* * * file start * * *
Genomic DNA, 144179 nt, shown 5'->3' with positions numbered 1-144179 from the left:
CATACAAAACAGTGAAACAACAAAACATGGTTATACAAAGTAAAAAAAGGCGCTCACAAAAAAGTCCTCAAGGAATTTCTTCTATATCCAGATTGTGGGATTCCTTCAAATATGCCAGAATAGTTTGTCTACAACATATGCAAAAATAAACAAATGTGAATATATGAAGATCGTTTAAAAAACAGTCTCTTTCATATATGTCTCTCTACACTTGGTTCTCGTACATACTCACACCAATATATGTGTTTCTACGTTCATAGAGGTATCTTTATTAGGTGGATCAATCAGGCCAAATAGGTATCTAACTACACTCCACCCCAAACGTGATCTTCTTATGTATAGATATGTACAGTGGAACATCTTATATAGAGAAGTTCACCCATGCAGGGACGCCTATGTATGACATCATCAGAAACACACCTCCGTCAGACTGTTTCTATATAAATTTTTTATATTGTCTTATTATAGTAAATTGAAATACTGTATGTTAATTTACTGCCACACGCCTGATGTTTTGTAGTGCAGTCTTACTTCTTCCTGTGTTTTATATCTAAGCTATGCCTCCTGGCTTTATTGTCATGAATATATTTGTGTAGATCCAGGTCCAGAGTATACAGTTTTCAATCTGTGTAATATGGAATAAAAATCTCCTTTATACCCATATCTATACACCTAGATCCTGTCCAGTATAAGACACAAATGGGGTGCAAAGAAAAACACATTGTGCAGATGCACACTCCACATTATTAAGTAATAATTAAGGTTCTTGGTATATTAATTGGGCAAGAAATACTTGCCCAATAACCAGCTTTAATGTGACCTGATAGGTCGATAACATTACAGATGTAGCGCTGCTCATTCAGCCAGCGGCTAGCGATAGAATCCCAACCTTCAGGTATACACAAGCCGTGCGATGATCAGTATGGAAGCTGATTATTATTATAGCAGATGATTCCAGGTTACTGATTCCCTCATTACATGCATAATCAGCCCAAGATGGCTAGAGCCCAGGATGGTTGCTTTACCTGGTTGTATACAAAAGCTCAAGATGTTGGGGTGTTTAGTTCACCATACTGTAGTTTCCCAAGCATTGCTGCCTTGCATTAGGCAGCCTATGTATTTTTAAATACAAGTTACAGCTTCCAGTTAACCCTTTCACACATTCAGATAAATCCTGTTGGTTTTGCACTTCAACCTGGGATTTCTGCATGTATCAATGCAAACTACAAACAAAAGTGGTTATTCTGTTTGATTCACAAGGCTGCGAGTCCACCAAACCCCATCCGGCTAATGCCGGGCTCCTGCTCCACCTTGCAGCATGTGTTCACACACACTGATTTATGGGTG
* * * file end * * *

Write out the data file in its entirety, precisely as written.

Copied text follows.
Genomic DNA, 144179 nt, shown 5'->3' with positions numbered 1-144179 from the left:
CATACAAAACAGTGAAACAACAAAACATGGTTATACAAAGTAAAAAAAGGCGCTCACAAAAAAGTCCTCAAGGAATTTCTTCTATATCCAGATTGTGGGATTCCTTCAAATATGCCAGAATAGTTTGTCTACAACATATGCAAAAATAAACAAATGTGAATATATGAAGATCGTTTAAAAAACAGTCTCTTTCATATATGTCTCTCTACACTTGGTTCTCGTACATACTCACACCAATATATGTGTTTCTACGTTCATAGAGGTATCTTTATTAGGTGGATCAATCAGGCCAAATAGGTATCTAACTACACTCCACCCCAAACGTGATCTTCTTATGTATAGATATGTACAGTGGAACATCTTATATAGAGAAGTTCACCCATGCAGGGACGCCTATGTATGACATCATCAGAAACACACCTCCGTCAGACTGTTTCTATATAAATTTTTTATATTGTCTTATTATAGTAAATTGAAATACTGTATGTTAATTTACTGCCACACGCCTGATGTTTTGTAGTGCAGTCTTACTTCTTCCTGTGTTTTATATCTAAGCTATGCCTCCTGGCTTTATTGTCATGAATATATTTGTGTAGATCCAGGTCCAGAGTATACAGTTTTCAATCTGTGTAATATGGAATAAAAATCTCCTTTATACCCATATCTATACACCTAGATCCTGTCCAGTATAAGACACAAATGGGGTGCAAAGAAAAACACATTGTGCAGATGCACACTCCACATTATTAAGTAATAATTAAGGTTCTTGGTATATTAATTGGGCAAGAAATACTTGCCCAATAACCAGCTTTAATGTGACCTGATAGGTCGATAACATTACAGATGTAGCGCTGCTCATTCAGCCAGCGGCTAGCGATAGAATCCCAACCTTCAGGTATACACAAGCCGTGCGATGATCAGTATGGAAGCTGATTATTATTATAGCAGATGATTCCAGGTTACTGATTCCCTCATTACATGCATAATCAGCCCAAGATGGCTAGAGCCCAGGATGGTTGCTTTACCTGGTTGTATACAAAAGCTCAAGATGTTGGGGTGTTTAGTTCACCATACTGTAGTTTCCCAAGCATTGCTGCCTTGCATTAGGCAGCCTATGTATTTTTAAATACAAGTTACAGCTTCCAGTTAACCCTTTCACACATTCAGATAAATCCTGTTGGTTTTGCACTTCAACCTGGGATTTCTGCATGTATCAATGCAAACTACAAACAAAAGTGGTTATTCTGTTTGATTCACAAGGCTGCGAGTCCACCAAACCCCATCCGGCTAATGCCGGGCTCCTGCTCCACCTTGCAGCATGTGTTCACACACACTGATTTATGGGTG